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Beach Meets : Jay Wright

Jay Wright is someone we’ve been looking at for a long time and his work keeps on getting better and better – In a really short space of time, too.  Maybe by the end of the year he’ll have exploded from being too good. His work balances real outsider influences – lots of comic dudes – with some nods, I think, to more formal or classical drawing and techniques. I think it’s interesting he mentions carpentry below – there’s a sense of that anal-ness you need to be a carpenter in his work. He also moved to Berlin reasonably recently and we wanted to talk to him about being a creative over there…

Hi Jay, how are tricks? Good thanks. It felt like the first day of spring today, so I went to play table tennis in the park. Unfortunately I lost.

You’ve been living in Berlin for a little while now, how does your experience of being a commercial creative differ there than in London? Well, I guess for me (and a lot of people) it’s about the price of life. The fact that food and rent alone is cheaper just equates to a better quality of life, and more time. There is no ball bustin’ in the grind to make rent here. A lot of people I know in London find it a bit of a battle with the rent, and this seems to eat people’s time. Saying that, some people love that hustle side of London. It probably really drives people to push themselves and never let things slip. The high rents are actually the only reason I don’t live there myself, and I really respect people who work hard and do well there. I would love to live in London one day. I have invested a lot of energy into Berlin and love living here. I don’t think this city is for everyone, especially if you don’t have a strict-ish work ethic. But, having more time, more space and a slower paced life allows me to just make more. It’s the style of life that suits me perfectly at the moment.

Tell us a little bit about Idiom Ed… Idiom Ed is sort of the spawn of a commercial job I did last year. It was a piece on intelligence misconceptions for a Swiss magazine called Das Magazin. As the subject matter was intelligence I came up with a character for the editorial that was just a head, and since then he kept coming up in my sketchbooks. I recently wanted to start a long-term personal project on Instagram. Something that runs every Friday, without fail. I thought it would be cool to treat Instagram as a more direct publishing tool. The theme had to be something that had almost infinite content, so I chose idioms. Ed was the perfect person to play them out in a goofy human way each Friday. I guess idioms have been on my mind as I went through (and still am) learning German. They are often the most difficult things to grasp when learning a new language. But, I think most of all because idioms are visually rich and most of the time just nice and strange.

Your 3D work is dope. How do you feel your work translates to this, and is it something you’ve explored commercially? The 3D work was, and still is a very natural thing for me to make. After I finished school I worked as a carpenter for three years. The skills I gained in this time lay dormant, and I only used them for dumb crap like putting up shelves and fixing a cupboard door. After I finished studying at university I really worked hard trying to become an illustrator, then, I freaked out after two illustrator guy years and wanted to formulate a balance between being an artist and working commercially. This was the catalyst for making the wood sculptures and furniture I guess. I would love to make more work out of wood (and clay actually). Over the past few years there have been a few possible jobs in set design, but they never seem to work out in the end. In a away, I think the sculptural work is always very personal in terms of theme and therefore a bit weird. It’s maybe not stuff that people would use commercially. But, my dream job is to design a huge children’s play park with loads of weird climbing frames and slides.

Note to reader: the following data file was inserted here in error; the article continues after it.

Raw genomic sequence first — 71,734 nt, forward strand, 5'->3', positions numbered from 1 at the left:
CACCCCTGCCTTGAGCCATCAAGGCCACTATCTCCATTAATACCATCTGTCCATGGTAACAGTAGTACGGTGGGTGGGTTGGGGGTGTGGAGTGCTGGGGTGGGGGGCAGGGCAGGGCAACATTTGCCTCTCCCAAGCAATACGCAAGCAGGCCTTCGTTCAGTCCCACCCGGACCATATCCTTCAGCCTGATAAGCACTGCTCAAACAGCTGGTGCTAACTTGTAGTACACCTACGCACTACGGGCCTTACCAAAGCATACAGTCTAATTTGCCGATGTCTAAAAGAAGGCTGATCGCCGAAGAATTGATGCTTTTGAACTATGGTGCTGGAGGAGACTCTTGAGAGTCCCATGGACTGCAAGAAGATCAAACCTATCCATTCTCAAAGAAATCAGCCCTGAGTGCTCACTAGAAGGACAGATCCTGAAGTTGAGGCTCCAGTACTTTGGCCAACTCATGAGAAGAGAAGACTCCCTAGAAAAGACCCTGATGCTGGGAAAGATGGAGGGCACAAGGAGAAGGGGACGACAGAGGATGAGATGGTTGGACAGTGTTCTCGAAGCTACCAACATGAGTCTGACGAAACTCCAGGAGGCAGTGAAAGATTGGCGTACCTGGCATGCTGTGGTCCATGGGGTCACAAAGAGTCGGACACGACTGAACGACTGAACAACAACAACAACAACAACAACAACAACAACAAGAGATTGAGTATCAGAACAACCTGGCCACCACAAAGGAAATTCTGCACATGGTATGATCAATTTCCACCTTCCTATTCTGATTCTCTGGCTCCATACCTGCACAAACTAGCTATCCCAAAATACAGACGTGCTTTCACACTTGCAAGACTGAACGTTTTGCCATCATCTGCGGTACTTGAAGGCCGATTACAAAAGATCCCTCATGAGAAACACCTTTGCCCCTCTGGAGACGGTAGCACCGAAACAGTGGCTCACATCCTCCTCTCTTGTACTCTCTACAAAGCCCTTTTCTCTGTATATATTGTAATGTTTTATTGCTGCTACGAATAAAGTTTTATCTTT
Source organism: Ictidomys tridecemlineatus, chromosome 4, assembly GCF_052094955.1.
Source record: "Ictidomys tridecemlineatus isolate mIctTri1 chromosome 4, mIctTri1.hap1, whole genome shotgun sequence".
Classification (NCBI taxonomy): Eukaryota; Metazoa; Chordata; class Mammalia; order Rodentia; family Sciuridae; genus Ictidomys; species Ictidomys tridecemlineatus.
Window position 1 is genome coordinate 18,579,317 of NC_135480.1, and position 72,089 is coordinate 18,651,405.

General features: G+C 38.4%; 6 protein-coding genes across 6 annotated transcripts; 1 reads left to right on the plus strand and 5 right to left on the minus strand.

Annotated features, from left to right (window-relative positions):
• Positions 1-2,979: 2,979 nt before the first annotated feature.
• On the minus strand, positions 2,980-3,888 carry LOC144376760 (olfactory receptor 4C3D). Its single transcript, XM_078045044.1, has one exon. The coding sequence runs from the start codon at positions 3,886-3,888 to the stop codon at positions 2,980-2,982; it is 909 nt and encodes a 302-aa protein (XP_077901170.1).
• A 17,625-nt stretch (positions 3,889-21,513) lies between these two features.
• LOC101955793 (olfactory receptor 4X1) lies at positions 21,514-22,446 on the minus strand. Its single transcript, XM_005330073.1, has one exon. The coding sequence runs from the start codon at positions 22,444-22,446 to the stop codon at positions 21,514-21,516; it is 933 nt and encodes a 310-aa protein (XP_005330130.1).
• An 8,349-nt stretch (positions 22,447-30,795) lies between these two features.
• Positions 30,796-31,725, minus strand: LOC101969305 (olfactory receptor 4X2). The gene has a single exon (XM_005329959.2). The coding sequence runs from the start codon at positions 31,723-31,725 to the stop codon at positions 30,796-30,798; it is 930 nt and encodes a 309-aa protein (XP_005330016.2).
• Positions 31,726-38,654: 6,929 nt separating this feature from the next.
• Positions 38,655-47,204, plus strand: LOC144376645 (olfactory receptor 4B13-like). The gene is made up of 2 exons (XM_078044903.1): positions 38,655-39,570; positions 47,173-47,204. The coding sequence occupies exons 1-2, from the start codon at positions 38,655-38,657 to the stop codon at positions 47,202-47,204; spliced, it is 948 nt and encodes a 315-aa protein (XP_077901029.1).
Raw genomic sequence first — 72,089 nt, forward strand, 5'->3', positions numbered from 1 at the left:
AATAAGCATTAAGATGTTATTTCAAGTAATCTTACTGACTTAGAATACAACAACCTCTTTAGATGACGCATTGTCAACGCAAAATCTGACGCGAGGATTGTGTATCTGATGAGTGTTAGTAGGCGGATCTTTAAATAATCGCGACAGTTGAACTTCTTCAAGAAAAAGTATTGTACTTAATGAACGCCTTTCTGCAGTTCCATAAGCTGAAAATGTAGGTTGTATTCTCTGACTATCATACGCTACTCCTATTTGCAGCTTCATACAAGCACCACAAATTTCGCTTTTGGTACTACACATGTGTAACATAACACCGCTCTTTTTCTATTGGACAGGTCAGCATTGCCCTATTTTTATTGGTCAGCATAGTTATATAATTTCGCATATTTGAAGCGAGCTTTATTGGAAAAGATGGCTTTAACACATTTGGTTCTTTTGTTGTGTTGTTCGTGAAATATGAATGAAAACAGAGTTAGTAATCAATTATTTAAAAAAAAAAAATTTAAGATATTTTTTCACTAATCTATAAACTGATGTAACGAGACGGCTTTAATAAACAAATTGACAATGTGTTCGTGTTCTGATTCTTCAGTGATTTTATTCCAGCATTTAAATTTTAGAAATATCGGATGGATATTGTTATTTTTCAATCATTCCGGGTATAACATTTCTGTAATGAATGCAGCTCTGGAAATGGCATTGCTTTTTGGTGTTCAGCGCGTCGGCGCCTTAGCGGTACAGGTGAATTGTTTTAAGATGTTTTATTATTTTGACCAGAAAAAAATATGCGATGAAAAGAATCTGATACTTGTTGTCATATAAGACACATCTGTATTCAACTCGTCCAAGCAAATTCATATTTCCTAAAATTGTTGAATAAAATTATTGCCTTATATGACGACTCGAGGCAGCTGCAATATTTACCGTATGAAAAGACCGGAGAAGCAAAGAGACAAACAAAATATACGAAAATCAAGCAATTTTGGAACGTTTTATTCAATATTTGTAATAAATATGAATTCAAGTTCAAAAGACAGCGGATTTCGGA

Whose work are you feeling at the mo? And all time? Recently I have been on a Haruku Murakami reading stint. I love his books. The great references to popular culture and the way he slows down the writing to describe characters clothes and hair in amazing detail. My girlfriend is a Flemish artist and she showed me a Dutch artist called Joost Conijn. He’s brilliant. He built a car out of wood, and drove it across Eastern Europe. Before the car he also built a plane out of bike bits, a washing machine and a motorbike, and other bits and bobs, then just flew it to Kenya. Such a good sense of ambition and adventure. I don’t know why, and it sounds weird, but I love it when people make stuff that you can get inside. I’m going to try and do more of that I think. All time greats: Misaki Kawai, Clementine Hunter, CF, Abner Graboff, Ronald and Jesse Cooper and Mark Beyer.

Give us 5 of your top Berlin-based creatives Paul Waak Paul Waak Paul Waak Paul Waak Paul Waak

Top spot for snacks in Berlin? 1. Sahara – The best €2.50 go-to peanut sauce falafel in Berlin. 2. Hamy Café – Vietnamese food. Consistent. Cheap. Tasty. 3. Cocolos – Very, very good Japanese ramen place. 4. Burrito Baby – The burritos are the size of babys 5. Burgermeister – The best burger I ever had. (Every time I go) Honorable mentions: Falafel at Görlitzer Bahnhof. Musashi on Kottbusser damm. Pizza a Pezzi in Neukölln. Tibet House

What’s coming up? There are a few things coming up. Maybe an agency opportunity and an exciting skateboard collaboration. But, in general, just keep on truckin’. Hopefully, more 3D work. (Bigger 3D work that you can climb into) Or just lay under. Or even sit near. Cheers Jay. Check out Jay’s site here, and follow his ass on Instagram to get more Idiom Ed action….